The United States is continuing to back the original August date set for presidential balloting in Afghanistan, which was affirmed by the Afghan election commission in defiance of a decree by Hamid Karzai.
Afghan panel sets vote for August
WASHINGTON // The United States is continuing to back the original August date set for presidential balloting in Afghanistan, which was affirmed yesterday by the Afghan election commission in defiance of a decree by Hamid Karzai to move the vote to next month.
The Independent Election Commission rejected the weekend decree of the Afghan president that the vote be held in April. At a news conference in Kabul, Azizullah Lodin, the commission's head, cited "weather, funding, operational challenges and logistical issues and of course security" as obstacles and said it would be "impossible" to meet Mr Karzai's deadline. The United States, meanwhile, said it welcomed the commission's reconfirmation of the Aug 20 voting date. By then, the 17,000 more US troops recently ordered to Afghanistan by Barack Obama, the US president, are expected to be in place.
"We share the Independent Election Commission's view that an August election is the best means to assure that every Afghan citizen is able to freely and fairly express his or her political preference in a secure environment and that all candidates will have an opportunity to participate on an equal basis in a transparent, fair and open competition," Gordon Duguid, a spokesman at the US state department, said in a statement.
Nato officials have warned of security problems if voting is held earlier than summer, as planned. And in a conference call yesterday with reporters in Washington, a top US military commander in Afghanistan tasked with training and equipping the Afghan national army and police also said a later vote would be preferable. "Security will be better if the elections were to be held in August," Major Gen Richard Formica, commander of the Combined Security Transition Command Afghanistan, said.
According to the Afghan constitution, the president's five-year term expires on May 21 and elections must be held 30 to 60 days before that - meaning no later than April 20. In January, though, the election commission set a polling date of Aug 20, saying more time was needed to prepare for national balloting that will present enormous logistical and security challenges, given the resurgence of the Taliban and the insurgents who back it.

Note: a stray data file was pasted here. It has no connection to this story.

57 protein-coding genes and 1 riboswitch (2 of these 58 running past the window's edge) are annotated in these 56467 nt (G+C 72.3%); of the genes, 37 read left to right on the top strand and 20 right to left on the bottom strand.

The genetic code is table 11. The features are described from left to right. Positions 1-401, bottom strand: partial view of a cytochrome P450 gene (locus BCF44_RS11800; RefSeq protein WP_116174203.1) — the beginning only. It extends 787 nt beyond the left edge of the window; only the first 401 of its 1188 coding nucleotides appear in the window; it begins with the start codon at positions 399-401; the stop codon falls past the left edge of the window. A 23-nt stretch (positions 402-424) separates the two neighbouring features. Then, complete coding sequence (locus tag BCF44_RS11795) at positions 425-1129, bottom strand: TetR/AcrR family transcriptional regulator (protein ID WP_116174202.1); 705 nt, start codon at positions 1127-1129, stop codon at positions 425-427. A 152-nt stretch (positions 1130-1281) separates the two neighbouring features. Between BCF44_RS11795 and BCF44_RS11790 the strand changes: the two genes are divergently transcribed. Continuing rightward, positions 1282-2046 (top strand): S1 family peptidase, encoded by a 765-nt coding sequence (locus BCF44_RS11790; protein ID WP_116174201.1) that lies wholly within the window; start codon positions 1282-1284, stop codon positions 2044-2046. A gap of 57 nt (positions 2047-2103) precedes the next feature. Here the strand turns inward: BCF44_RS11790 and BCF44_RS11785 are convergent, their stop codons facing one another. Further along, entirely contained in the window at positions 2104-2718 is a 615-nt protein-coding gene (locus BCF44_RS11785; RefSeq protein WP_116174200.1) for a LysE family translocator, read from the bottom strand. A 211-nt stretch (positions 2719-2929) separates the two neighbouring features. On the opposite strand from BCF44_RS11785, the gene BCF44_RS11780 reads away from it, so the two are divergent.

But last weekend Mr Karzai called for an April election, a move widely viewed as an attempt by the Afghan president to fend off any challenges to his hold on power after May 21. Opposition leaders have said they will not recognise him as the legitimate president after that date, calling instead for an interim leader before an August vote. It is thought nearly impossible that an election could be arranged and held by the date Mr Karzai has set, at least not one deemed fair and legitimate by international standards. If there is no vote by the time his term expires in May, the Afghan president could declare a state of emergency and remain in office, or seek some political arrangement that would allow him to stay on temporarily while he runs for re-election.
Mr Duguid said in his statement the United States "calls upon Afghanistan's leaders to find a formula within the constitutional framework for ensuring the continuity, legitimacy and stability of government from May through the presidential inauguration". "The United States urges all Afghan parties to work together toward these goals, which the United States supports," he said. The United Nations added its voice this week to those opposing an early vote. Alain Le Roy, the UN undersecretary general for peacekeeping operations, said any election before summer - he indicated July - would be "very difficult to organise" because of security concerns and other "logistical and technical reasons".
Hervé Morin, the French defence minister, said during a visit to Washington this week that holding elections early would be "complicated", and he called on Mr Karzai to set a date only after consulting with other political leaders and finding a way "to reconcile the need for democracy with constitutional requirements". Gilles Dorronsoro, a visiting scholar at the Carnegie Endowment for International Peace, said the dispute over the election date points to a much larger crisis that not only calls into question Mr Karzai's legitimacy but highlights the weaknesses of Afghanistan's young political system and institutions.
"It's the deconstruction of the political centre that we're seeing now," he said. "After that, there's nothing left. There's no real state in Afghanistan. The only thing that was working is Karzai." How well he is working, of course, has become a matter of debate in Washington. Indeed, the Obama administration has taken a tougher line than George W Bush on Mr Karzai, whose government has been unwilling or unable to address increasing violence and is widely viewed as allowing corruption to thrive. In her confirmation hearing on Capitol Hill, Hillary Clinton, the US secretary of state, branded Afghanistan a "narcostate" and said its government is "plagued by limited capacity" and "widespread corruption".
But there is some risk in the United States distancing itself from - or even outright abandoning - Afghanistan's president, Mr Dorronsoro said. "Some people are thinking that we have to get rid of Karzai or at least put pressure on Karzai," he said. "The problem is it's not so easy to distinguish between Karzai and the institution [of the presidency] itself. We are also destroying the idea of the Afghan state, fighting Karzai like that.
"It's the last chance to build some kind of an Afghan state," he said of the election. "It's in jeopardy, honestly. Who's going to replace Karzai?" email@example.com